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Welcome back to our Worship series. I hope you listened to our last episode because it set the parameters for our study and discussed what the series is and is not about.
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Alright, today I have the unfortunate responsibility of discussing Failed Worship, but I’m going to do so only because I know that it should help us to better understand the Unified Worship that glorifies God.
And don’t forget that today’s episode notes and transcript are available at CelebrationOfGod.com.
Last time we discussed the reality that we spend every moment of every day worshipping either God or self. And we use everything in that worship. Our time, our showers, our clothes, our food, our transportation, our houses, our jobs, everything will either be offered on a pathetic little altar to self or on the altar to God.
In fact, anything in our lives can either be offered to self or to God, and it takes care and discernment to know to whom we’re offering our lives.
So, today we’re going to do a fly over of the books of I and II Kings and I and II Chronicles.
Those four books present a brief history of the kings of Israel, both in the unified kingdom and the split kingdom.
Some of the kings are discussed in great detail, and some are barely a footnote.
But what’s really interesting is that nearly every king was critiqued according to their worship.
Now this is where many modern readers from 1st World countries start to struggle. In the Old Testament times, formal religious acts of worship were very different from today.
The Old Testament Temple system is familiar to most Christians, but it’s still very foreign, but the heathen worship of the day was ever more so.
For example, many times throughout the Old Testament we encounter the term “high places.” These refer to geographical areas in which pagan religious rites were practiced.
The average high place would have an altar (II Kings 21:3; II Chronicles 14:3), a carved wooden pole that depicted the female goddess of fertility — called an Asherah — a stone pillar symbolizing the male deity (II Kings 3:2), other idols (II Kings 17:29; II Chronicles 33:19), and some type of building (I Kings 12:31; I Kings 13:32; I Kings 16:32-33). Now, I’m not going to cite all of the references right now, but while you’re listening or after the show you can go to CelebrationOfGod.com, click on our blog, and there you will find our free episode notes. All of today’s references and more will be cited on those notes.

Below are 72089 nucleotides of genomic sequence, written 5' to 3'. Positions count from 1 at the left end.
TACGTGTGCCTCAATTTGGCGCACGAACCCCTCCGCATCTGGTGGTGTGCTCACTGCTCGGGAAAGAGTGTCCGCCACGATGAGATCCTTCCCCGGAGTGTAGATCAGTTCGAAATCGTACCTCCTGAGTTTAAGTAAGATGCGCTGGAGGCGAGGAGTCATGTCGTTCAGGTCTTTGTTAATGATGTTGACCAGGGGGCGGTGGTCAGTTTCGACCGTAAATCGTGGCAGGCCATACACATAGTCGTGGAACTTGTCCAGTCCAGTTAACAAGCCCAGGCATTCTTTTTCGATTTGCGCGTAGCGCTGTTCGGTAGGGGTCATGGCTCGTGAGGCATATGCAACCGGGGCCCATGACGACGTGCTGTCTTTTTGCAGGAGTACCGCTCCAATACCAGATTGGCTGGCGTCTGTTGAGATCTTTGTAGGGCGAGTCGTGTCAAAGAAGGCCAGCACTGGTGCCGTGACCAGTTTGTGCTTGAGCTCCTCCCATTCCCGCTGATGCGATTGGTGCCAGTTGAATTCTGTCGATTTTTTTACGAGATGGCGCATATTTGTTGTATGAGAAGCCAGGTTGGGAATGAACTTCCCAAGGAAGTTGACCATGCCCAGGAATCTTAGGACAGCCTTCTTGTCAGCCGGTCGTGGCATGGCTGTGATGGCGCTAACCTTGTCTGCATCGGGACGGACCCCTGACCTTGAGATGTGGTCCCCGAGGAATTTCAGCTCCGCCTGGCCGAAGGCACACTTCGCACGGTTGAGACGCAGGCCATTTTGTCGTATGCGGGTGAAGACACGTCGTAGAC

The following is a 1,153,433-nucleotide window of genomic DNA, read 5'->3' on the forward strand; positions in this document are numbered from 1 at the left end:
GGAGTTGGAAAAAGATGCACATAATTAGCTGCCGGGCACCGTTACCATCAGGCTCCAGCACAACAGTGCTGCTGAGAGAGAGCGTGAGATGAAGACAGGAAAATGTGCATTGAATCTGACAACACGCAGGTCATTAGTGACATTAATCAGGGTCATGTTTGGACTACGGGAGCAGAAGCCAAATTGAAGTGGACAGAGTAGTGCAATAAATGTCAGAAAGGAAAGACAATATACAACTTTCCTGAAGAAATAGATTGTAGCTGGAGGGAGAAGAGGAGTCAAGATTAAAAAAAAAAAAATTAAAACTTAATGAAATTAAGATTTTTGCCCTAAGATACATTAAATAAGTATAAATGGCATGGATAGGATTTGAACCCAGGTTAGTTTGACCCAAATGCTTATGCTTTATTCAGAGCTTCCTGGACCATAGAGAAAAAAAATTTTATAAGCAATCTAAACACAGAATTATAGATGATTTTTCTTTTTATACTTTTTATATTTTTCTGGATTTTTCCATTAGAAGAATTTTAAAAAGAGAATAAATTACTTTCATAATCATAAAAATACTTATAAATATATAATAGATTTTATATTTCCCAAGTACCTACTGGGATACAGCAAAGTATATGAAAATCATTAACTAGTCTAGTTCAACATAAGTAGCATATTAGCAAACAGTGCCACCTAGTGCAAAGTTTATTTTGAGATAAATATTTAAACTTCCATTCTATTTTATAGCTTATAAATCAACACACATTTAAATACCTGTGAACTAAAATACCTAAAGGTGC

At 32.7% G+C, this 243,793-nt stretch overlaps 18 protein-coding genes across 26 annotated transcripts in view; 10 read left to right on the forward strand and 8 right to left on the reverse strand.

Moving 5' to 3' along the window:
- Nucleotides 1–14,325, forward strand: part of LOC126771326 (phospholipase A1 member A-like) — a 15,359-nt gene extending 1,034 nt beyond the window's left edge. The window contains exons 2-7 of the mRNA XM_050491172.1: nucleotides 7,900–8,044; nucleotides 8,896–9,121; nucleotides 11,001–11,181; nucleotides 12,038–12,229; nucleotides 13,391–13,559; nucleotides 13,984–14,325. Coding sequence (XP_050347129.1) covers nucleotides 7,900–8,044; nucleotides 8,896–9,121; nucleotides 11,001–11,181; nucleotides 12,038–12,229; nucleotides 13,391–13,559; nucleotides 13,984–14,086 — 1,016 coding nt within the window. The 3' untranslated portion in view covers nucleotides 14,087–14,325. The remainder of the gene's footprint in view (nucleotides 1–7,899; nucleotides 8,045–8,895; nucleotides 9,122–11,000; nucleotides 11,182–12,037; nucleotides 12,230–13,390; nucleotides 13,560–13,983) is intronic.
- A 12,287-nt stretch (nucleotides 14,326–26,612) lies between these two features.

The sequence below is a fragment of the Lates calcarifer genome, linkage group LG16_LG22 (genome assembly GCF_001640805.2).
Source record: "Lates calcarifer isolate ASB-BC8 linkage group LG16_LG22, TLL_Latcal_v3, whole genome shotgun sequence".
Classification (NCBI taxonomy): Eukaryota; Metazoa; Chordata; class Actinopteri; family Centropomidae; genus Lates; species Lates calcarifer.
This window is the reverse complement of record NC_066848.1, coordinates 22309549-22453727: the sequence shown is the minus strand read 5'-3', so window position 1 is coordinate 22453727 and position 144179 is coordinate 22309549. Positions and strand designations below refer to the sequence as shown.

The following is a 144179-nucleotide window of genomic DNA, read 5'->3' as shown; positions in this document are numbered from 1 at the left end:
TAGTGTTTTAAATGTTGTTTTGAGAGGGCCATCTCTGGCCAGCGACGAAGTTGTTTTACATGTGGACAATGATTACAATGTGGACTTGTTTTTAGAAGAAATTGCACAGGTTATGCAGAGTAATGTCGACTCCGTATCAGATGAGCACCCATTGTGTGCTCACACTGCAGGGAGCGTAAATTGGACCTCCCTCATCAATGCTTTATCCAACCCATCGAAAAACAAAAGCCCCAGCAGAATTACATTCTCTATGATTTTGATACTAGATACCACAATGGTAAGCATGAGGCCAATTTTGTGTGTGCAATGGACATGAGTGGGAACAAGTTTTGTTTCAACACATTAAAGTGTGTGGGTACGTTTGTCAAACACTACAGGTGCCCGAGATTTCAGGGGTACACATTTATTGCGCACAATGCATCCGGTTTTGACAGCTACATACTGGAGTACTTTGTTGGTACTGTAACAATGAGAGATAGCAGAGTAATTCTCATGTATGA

Moving on, at these places of worship the people sacrificed animals, and — according to Jeremiah 7:31 — at some high places the horrific act of sacrificing children was practiced. They also burned incense to their gods, prayed, ate sacrificial meals, and were involved with male or female cultic prostitutes (II Kings 17:8-12; II Kings 21:3-7; Hosea 4:11-14 ).
Now, although most high places at this time were part of the worship of Baal, the Ammonite god Molech and the Moabite god Chemosh were also worshiped at similar high places (II Kings 11:5-8; II Kings 23:10).
And though Scripture speaks very negatively about these heathen places of worship; they still played a central role in the lives of most of the people who lived in Palestine before the land was defeated by Joshua.
Interestingly, archaeologists have discovered the remains of high places at Megiddo, Gezer, and numerous other sites in the Middle East.
Now, when the Israelites came into the land of Canaan, they were ordered by God to destroy the high places of the people who lived in the land — and we see that in five different places throughout Exodus, Numbers, and Deuteronomy (Exodus 23:24; Exodus 34:13; Numbers 33:52; Deuteronomy 7:5; Deuteronomy 12:3). And the children of Israel were expressly commanded to destroy these high places lest the Israelites be tempted to worship themselves via the Canaanite false gods and participate in their immoral behavior.